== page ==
NEWS
12/08/2020 15:53 BST | Updated 13/08/2020 13:16 BST

How Teachers Feel About Being Told They Don’t Know How To Grade Their Own Pupils

“It sends a clear message that the British government does not trust its teachers."

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Teachers say it is “heartbreaking” to watch their personal assessments of students overruled by a “biased” computer algorithm that has disproportionately penalised students from poorer backgrounds.

The cancellation of exams due to the coronavirus pandemic has meant this year’s A-levels and GCSEs have been determined by standardisation modelling that relied on grades submitted by teachers and moderated them using a pupil’s past exam results – as well as the school’s past exam performance.

Nearly 40% of A-level grade recommendations by teachers were downgraded – and teachers feel the government has sent an explicit message that they can’t be trusted to assess their own students accurately.

Students are at the heart of our profession. Trust us.

Vix Lowthion, who teaches A-level history, classics and geology, agrees teachers “are professionals who are experienced at accurately predicting grades”. “I take fairness very seriously,” she told HuffPost UK.

“I sat down with colleagues and we looked at every student in turn and all their marks throughout the two years, mock results, coursework and how they were performing in the final weeks before lockdown. We did not predict a bunch of A* and A grades, but a fair reflection of how the class were working.

“To see these grades overruled and dismissed, hundreds of miles from our communities and without seeing any written work that these students were capable off, is heartbreaking.”

The impact of this on our young people’s mental health is going to be witnessed for years to come.

Lowthian teaches at a school on the Isle of Wight – an area once described as a “ghetto” by a former chair of Ofsted – and was expecting her grades to be marked down when she spoke to HuffPost UK earlier this week. “I will be gutted for my students if they are downgraded by computer modelling. They are talented and confident and have worked really hard.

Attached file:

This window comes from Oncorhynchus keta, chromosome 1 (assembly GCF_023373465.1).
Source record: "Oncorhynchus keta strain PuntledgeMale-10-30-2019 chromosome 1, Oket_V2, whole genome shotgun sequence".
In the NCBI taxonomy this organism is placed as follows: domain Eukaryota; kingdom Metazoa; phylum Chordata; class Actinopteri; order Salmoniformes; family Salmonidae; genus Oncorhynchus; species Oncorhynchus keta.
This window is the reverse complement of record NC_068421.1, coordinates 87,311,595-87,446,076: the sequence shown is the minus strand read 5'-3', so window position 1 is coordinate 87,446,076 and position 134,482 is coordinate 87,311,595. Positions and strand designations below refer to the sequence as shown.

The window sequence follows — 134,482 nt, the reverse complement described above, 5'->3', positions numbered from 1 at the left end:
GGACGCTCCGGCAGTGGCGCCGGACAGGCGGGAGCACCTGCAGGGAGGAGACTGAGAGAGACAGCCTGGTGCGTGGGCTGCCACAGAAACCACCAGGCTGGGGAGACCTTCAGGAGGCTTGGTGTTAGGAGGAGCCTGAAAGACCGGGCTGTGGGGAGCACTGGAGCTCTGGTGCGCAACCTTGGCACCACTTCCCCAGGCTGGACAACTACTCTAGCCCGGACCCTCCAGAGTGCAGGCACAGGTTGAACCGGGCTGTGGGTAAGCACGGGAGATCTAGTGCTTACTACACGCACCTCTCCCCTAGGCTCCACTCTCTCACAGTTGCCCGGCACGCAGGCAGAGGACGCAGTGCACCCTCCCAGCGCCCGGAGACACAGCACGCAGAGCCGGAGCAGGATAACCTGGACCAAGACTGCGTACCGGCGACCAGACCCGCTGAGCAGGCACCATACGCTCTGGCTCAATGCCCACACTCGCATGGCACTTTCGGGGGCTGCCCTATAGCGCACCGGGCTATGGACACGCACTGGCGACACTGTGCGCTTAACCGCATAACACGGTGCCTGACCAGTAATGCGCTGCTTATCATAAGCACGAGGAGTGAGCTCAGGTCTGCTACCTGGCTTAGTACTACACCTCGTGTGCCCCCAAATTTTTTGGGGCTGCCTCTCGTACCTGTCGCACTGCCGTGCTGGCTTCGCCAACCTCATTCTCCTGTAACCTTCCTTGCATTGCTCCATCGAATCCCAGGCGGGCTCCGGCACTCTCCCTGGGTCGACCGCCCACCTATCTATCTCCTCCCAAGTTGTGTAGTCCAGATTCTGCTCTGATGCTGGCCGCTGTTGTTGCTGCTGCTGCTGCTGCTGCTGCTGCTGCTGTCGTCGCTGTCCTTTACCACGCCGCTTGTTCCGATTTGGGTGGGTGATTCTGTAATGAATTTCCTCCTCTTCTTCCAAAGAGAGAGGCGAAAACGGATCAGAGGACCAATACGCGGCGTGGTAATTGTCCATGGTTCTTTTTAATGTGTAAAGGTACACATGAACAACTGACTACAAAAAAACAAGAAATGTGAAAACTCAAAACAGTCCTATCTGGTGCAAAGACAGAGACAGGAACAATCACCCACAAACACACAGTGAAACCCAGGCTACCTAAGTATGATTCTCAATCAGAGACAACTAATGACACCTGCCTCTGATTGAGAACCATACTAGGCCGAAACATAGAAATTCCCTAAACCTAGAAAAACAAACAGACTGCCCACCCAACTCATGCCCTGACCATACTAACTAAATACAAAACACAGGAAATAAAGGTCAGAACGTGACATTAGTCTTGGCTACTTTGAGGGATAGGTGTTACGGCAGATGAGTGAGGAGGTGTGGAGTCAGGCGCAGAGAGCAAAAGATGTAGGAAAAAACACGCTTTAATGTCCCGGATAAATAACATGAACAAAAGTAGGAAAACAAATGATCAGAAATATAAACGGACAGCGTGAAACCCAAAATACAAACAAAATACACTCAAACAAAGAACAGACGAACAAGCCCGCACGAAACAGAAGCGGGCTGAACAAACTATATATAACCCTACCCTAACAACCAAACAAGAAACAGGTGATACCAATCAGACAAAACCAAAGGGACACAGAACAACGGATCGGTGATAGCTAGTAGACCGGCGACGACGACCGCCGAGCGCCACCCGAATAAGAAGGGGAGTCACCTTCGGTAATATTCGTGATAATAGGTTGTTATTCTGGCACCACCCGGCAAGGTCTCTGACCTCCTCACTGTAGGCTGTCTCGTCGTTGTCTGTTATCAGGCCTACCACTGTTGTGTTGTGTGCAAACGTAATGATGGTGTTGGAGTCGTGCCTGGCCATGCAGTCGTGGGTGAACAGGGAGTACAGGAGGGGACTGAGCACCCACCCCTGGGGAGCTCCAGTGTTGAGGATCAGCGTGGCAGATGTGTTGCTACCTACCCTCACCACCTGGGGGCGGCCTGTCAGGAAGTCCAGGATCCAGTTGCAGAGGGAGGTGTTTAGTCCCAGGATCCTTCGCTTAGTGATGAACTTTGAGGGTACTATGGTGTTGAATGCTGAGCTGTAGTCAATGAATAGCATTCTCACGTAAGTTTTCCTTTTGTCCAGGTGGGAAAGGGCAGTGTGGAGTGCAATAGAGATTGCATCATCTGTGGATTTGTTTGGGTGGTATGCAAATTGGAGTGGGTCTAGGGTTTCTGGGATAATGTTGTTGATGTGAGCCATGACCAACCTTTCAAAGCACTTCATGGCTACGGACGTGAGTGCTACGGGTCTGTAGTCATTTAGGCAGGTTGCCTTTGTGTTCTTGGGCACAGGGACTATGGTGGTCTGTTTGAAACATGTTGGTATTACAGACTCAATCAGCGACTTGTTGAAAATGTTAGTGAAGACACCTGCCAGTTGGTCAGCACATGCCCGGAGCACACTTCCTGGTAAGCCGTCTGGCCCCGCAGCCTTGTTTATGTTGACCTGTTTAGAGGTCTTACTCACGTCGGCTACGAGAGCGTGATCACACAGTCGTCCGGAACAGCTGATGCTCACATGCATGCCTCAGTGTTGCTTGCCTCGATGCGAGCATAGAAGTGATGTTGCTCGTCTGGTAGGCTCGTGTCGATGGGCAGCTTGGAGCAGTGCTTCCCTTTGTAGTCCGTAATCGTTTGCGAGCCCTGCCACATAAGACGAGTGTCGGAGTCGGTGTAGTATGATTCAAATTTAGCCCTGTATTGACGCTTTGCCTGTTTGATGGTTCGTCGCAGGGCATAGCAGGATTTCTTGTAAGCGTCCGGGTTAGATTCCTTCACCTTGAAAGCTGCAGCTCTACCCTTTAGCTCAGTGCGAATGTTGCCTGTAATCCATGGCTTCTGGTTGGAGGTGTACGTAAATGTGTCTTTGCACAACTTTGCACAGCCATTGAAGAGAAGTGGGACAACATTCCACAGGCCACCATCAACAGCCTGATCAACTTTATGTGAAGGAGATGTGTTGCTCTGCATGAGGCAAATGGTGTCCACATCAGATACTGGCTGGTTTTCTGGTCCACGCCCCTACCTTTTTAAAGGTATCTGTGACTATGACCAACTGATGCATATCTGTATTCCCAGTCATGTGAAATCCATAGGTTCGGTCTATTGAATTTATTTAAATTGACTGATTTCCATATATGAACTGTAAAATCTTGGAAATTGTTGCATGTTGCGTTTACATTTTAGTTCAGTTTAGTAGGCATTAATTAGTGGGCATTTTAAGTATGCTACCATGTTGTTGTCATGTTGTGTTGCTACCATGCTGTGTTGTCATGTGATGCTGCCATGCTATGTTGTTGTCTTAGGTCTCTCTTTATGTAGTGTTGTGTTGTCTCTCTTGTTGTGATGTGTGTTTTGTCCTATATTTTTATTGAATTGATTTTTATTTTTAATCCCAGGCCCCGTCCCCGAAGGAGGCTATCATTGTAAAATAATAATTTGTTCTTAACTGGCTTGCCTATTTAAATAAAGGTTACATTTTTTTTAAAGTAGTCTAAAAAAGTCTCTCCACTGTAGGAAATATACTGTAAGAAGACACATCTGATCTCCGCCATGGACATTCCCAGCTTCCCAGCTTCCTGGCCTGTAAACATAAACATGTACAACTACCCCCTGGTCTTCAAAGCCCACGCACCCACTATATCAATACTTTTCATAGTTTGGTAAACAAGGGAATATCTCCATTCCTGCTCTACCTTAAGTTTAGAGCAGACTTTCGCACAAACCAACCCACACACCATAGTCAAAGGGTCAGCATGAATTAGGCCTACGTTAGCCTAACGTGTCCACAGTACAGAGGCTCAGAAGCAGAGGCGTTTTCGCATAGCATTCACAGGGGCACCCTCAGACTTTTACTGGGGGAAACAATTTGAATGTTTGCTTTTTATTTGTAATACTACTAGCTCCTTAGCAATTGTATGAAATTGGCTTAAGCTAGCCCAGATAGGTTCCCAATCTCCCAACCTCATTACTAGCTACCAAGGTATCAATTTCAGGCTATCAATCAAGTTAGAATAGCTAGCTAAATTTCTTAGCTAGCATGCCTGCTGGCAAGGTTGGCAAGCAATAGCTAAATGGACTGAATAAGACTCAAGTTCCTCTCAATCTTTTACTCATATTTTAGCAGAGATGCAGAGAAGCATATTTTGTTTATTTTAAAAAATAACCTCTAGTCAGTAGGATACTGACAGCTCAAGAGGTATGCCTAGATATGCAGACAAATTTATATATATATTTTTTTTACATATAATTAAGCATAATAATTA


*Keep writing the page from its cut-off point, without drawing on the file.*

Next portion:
“They have had all the opportunities taken away from them. The least we can give this bunch of students are fair results based on their hard work and effort.”

She fears targeting poorer schools will “perpetuate the spiral in terms of funding and quality of teaching” after a decade of “huge” funding cuts to sixth form education.

“Students in deprived areas already have extra obstacles to learning in terms of prior attainment, resources, practical support from home and expectations in school.

“To downgrade results from these schools sends precisely the wrong message to local communities.”

Naomi, who has asked us not to publish her full name, works at a school in a particularly deprived area in the East Riding of Yorkshire.

In the event, most of her students received the grades she had assigned them on Thursday – but schools like hers were more likely to have been downgraded based on their past performance than those in better-off areas, according to Ofqual’s own analysis, which showed 10.4% of students with “low” socio-economic status were knocked below a C grade by the algorithm, compared with 8.3% of the richest students.

Meanwhile the allocation of top grades grew fastest at private schools.

“It’s upsetting and demoralising, but also does inevitably make you feel angry and incensed – not for myself but for our young people who deserved so much more,” she said.

“Some students are going to feel utterly let down by the system and I don’t blame them. The impact of this on our young people’s mental health is going to be witnessed for years to come.

“What we are essentially saying to our young people is: you cannot live in a deprived area and perform well in your academics.”

Naomi insists her school was “extremely responsible and fair” with allocating its own A-level predictions to their pupils. “We want the students to do well, but teachers know what their students are capable of.

“The fact of the matter is that, as teachers, we care. We go into work early, leave work late, arrange and go on trips, mark work at home late into the night and spend weekends planning lessons. It’s because teachers care that we were honest and responsible in our grading process.”

Other A-level teachers across the UK have told HuffPost UK they feel “undervalued”, “disheartened” and “anxious”. Many felt their profession had been “scapegoated” by politicians and the press since the start of lockdown, and said the government’s recent flip-flopping was “mind-boggling” and “laughable”.

“It sends a clear message that the government does not trust its teachers,” one said. “Students are at the heart of our profession. We want them to succeed and do well.

“We care about them and their future. Trust us.”